There’s nothing wrong with a smaller music industry, unless it’s constantly being compared to a much bigger music industry. Especially one predicated upon radically different buying patterns, radically different fan relationships, and near-obliterated scarcity from a bygone era. Which basically describes the traditional music industry, and the constant comparisons made thereof.
But this is a smaller industry, and I deeply question whether all this disruption leads to something x-times larger. Which brings us to the present: I’d argue that we’re finally entering a period of greater realism in the digital market, a post-disruptive stage that features lots of consolidation, and continued collapse.
All the outrageous expectations surrounding digital platforms and formats have started to fade. And companies are being forced to sell, combine, or restructure. Which explains not only the Orchard combining with IODA (and Sony Music), but also INgrooves Fontana, Rhapsody+Napster, a for-sale MOG, and almost near-certain combinations and catastrophes ahead in the crowded DIY space.
It also explains Universal Music Group swallowing EMI, which is far more interconnected to this picture than you might imagine. That’s a picture of desperation, not growth, but even healthy markets feature combinations and consolidations; winners emerge over time and crowded sectors thin. Which means that as much as this is a mini-collapse within a bigger collapse, it also offers some clarity for everyone: labels, managers, brands, artists. And that’s a good thing.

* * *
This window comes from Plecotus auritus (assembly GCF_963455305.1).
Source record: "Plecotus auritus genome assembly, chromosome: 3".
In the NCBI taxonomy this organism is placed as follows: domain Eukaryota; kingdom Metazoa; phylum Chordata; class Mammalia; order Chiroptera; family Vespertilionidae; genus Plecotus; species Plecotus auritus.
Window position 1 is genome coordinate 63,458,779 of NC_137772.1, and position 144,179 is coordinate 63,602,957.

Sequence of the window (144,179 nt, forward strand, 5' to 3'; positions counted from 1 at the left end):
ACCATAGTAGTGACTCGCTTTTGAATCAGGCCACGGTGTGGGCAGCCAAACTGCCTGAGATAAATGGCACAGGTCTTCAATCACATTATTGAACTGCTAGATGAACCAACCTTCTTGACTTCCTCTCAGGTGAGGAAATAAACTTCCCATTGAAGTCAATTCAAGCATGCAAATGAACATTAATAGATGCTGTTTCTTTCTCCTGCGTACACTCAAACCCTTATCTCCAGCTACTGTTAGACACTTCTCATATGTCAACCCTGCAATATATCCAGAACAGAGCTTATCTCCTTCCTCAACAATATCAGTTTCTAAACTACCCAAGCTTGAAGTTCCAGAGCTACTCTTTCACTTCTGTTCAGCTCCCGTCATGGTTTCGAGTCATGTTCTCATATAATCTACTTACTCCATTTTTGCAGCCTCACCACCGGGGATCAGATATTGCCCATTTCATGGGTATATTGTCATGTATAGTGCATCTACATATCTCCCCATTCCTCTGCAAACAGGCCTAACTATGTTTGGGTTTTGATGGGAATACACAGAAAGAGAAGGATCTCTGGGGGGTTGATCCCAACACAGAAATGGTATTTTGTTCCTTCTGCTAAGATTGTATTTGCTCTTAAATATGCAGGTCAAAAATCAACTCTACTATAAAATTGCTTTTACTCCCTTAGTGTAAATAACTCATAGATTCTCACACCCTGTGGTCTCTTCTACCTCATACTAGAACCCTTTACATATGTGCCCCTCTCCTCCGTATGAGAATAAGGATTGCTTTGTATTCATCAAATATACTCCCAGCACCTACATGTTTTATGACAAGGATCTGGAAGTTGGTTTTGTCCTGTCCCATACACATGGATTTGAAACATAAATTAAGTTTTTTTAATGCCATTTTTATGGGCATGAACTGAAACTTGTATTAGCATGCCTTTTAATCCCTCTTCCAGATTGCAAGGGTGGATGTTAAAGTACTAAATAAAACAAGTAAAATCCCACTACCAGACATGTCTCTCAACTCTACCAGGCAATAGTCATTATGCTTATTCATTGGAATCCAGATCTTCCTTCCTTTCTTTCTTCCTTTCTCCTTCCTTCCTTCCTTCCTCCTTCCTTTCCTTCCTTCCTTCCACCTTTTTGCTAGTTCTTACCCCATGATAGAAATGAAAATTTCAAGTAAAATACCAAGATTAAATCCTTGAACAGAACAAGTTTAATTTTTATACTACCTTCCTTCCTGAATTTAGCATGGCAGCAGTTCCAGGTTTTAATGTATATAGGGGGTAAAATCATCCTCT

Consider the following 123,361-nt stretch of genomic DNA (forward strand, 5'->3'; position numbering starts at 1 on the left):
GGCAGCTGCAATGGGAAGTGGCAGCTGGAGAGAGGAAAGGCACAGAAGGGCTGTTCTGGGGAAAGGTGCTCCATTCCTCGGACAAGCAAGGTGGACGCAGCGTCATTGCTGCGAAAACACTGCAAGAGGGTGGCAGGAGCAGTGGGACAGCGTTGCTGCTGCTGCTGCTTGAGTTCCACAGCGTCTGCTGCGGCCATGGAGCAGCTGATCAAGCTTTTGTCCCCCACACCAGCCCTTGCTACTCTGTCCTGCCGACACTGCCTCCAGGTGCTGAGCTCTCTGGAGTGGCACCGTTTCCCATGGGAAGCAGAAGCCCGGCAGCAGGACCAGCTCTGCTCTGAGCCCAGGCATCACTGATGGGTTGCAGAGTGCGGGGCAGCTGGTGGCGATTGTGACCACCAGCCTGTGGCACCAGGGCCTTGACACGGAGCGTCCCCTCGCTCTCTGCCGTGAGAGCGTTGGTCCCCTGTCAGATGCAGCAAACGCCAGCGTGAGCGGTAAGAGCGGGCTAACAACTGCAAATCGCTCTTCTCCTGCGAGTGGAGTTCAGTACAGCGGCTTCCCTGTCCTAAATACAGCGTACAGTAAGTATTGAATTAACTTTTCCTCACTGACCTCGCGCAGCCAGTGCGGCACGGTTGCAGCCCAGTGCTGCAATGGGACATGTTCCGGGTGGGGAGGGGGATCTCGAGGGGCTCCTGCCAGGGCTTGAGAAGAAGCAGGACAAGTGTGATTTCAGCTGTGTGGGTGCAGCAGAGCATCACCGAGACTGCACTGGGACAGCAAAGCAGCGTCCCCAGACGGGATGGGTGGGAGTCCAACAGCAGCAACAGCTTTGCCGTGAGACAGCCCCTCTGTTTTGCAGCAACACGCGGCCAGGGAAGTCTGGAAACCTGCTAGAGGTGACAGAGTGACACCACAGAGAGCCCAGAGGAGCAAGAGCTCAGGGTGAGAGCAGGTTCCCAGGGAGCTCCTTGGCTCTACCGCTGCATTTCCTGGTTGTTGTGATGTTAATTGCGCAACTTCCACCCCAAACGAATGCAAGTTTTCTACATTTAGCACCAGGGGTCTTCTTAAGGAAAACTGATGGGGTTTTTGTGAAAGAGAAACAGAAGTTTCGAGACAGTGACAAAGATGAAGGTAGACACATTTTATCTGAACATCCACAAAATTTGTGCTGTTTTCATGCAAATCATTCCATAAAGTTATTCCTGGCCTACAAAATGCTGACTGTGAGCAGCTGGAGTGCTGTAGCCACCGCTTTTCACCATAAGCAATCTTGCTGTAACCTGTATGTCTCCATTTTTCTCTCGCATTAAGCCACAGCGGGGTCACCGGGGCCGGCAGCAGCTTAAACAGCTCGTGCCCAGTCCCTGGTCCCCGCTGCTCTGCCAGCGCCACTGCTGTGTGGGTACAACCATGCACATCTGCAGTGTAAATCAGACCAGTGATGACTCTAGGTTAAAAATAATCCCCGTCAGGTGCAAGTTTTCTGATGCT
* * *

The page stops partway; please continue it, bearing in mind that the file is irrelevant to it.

It would be nice if indie label distribution was a better business, but it’s not. The Orchard claimed profitability somewhere in 2010 if I remember correctly, but the reality is that this is a very difficult business. Before the Orchard delisted from Nasdaq, published financials showed a string of losses, and digital platforms never quite exploded to the degree everyone thought they would. I’d imagine a similar picture at IODA, and a combination motivated more by financial difficulties and a need to scale than anything else.
Perhaps the strangest footnote to all of this is how powerful the major labels remain on this stage. UMG once owned a majority share in INgrooves before getting diluted by Shamrock, and their current piece of INgrooves Fontana remains quite substantial. Back at the newly-combined Orchard, Sony also carries a very sizeable chunk, if not a controlling interest.
Looks like the majors weren’t obliterated or marginalized at all, at least in this corner. Rather, they’re a big part of something much smaller. It’s all a picture that’s one part collapse, one part consolidation, and all good for anyone that wants less chaos, and a little more reality.
Paul Resnikoff. Written while listening to Jim Jones, Avicii, Armin van Buuren.